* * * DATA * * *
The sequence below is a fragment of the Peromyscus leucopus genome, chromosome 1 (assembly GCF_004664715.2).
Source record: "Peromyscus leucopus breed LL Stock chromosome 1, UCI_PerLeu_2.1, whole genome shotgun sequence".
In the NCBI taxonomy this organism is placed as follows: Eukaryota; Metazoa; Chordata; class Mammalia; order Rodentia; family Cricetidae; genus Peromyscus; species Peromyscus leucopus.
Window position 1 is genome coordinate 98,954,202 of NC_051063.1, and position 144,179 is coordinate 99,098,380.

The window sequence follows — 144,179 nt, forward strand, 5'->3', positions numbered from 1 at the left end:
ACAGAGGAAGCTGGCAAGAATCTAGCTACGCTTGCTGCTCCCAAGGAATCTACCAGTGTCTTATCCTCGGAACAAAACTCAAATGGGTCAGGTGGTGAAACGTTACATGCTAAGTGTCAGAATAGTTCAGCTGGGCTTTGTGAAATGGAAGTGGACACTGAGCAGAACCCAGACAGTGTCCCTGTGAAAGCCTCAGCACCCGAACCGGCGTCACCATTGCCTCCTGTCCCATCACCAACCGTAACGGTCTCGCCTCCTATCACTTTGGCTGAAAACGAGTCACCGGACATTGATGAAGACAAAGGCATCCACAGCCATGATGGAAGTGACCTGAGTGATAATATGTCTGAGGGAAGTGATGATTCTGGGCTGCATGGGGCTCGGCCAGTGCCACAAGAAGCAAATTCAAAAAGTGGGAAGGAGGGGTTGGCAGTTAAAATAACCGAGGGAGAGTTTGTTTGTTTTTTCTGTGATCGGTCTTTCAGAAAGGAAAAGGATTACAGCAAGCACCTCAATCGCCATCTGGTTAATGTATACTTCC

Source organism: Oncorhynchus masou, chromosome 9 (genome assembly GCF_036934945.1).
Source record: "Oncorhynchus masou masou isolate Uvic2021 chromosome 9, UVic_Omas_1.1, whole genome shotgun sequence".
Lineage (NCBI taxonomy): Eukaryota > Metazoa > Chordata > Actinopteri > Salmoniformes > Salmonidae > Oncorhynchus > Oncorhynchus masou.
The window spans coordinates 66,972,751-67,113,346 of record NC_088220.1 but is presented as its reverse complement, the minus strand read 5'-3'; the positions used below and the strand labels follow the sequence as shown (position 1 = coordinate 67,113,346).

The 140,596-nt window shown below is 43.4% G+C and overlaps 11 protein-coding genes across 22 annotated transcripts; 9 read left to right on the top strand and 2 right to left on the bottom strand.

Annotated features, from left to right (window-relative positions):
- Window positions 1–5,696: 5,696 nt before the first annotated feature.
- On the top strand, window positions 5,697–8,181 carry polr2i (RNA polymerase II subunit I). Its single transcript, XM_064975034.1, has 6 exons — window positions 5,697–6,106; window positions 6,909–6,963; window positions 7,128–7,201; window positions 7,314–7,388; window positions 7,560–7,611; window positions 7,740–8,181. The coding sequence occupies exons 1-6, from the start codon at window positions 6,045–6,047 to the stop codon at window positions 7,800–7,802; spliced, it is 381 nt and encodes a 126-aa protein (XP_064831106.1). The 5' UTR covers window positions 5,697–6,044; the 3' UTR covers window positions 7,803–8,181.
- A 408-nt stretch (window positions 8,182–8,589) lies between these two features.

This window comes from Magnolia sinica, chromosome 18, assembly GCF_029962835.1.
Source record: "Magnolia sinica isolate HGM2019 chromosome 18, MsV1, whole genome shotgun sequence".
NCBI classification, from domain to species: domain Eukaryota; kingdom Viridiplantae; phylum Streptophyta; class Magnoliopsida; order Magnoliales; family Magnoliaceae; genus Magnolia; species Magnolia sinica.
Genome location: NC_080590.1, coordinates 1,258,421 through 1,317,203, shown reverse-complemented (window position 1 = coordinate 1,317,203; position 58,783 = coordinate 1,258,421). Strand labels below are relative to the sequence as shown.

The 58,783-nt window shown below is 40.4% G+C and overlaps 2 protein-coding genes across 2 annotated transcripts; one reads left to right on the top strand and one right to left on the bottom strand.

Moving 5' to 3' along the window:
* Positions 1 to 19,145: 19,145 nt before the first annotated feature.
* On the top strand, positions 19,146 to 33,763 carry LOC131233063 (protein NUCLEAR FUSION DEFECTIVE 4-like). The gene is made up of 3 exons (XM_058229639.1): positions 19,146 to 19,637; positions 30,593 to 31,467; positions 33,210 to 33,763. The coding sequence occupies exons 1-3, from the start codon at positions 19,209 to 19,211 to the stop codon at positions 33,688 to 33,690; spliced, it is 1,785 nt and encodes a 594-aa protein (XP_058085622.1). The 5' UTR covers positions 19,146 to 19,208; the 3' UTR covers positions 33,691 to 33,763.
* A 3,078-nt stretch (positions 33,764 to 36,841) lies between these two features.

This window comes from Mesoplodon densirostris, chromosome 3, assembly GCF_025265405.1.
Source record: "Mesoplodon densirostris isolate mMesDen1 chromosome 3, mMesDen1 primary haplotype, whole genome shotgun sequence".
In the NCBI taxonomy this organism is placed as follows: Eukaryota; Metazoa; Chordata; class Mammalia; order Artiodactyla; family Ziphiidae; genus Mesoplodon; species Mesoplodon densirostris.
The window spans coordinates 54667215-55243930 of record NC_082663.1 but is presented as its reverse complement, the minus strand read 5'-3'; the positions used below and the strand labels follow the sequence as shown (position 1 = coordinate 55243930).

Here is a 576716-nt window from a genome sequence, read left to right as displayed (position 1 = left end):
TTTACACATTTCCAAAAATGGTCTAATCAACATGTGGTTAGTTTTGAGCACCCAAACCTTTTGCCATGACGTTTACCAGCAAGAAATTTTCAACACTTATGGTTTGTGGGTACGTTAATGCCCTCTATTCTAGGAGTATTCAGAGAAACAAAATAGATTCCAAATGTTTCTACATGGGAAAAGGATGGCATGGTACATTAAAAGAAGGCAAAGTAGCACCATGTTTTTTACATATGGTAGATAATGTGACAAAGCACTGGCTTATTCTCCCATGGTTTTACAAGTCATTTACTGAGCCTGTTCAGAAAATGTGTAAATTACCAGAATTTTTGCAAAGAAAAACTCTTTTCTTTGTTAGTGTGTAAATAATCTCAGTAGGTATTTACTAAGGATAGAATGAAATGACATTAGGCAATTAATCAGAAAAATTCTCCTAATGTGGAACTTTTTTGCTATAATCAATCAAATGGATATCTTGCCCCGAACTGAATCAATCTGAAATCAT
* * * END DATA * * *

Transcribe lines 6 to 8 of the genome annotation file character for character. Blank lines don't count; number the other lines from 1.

ACAGAGGAAGCTGGCAAGAATCTAGCTACGCTTGCTGCTCCCAAGGAATCTACCAGTGTCTTATCCTCGGAACAAAACTCAAATGGGTCAGGTGGTGAAACGTTACATGCTAAGTGTCAGAATAGTTCAGCTGGGCTTTGTGAAATGGAAGTGGACACTGAGCAGAACCCAGACAGTGTCCCTGTGAAAGCCTCAGCACCCGAACCGGCGTCACCATTGCCTCCTGTCCCATCACCAACCGTAACGGTCTCGCCTCCTATCACTTTGGCTGAAAACGAGTCACCGGACATTGATGAAGACAAAGGCATCCACAGCCATGATGGAAGTGACCTGAGTGATAATATGTCTGAGGGAAGTGATGATTCTGGGCTGCATGGGGCTCGGCCAGTGCCACAAGAAGCAAATTCAAAAAGTGGGAAGGAGGGGTTGGCAGTTAAAATAACCGAGGGAGAGTTTGTTTGTTTTTTCTGTGATCGGTCTTTCAGAAAGGAAAAGGATTACAGCAAGCACCTCAATCGCCATCTGGTTAATGTATACTTCC

Source organism: Oncorhynchus masou, chromosome 9 (genome assembly GCF_036934945.1).
Source record: "Oncorhynchus masou masou isolate Uvic2021 chromosome 9, UVic_Omas_1.1, whole genome shotgun sequence".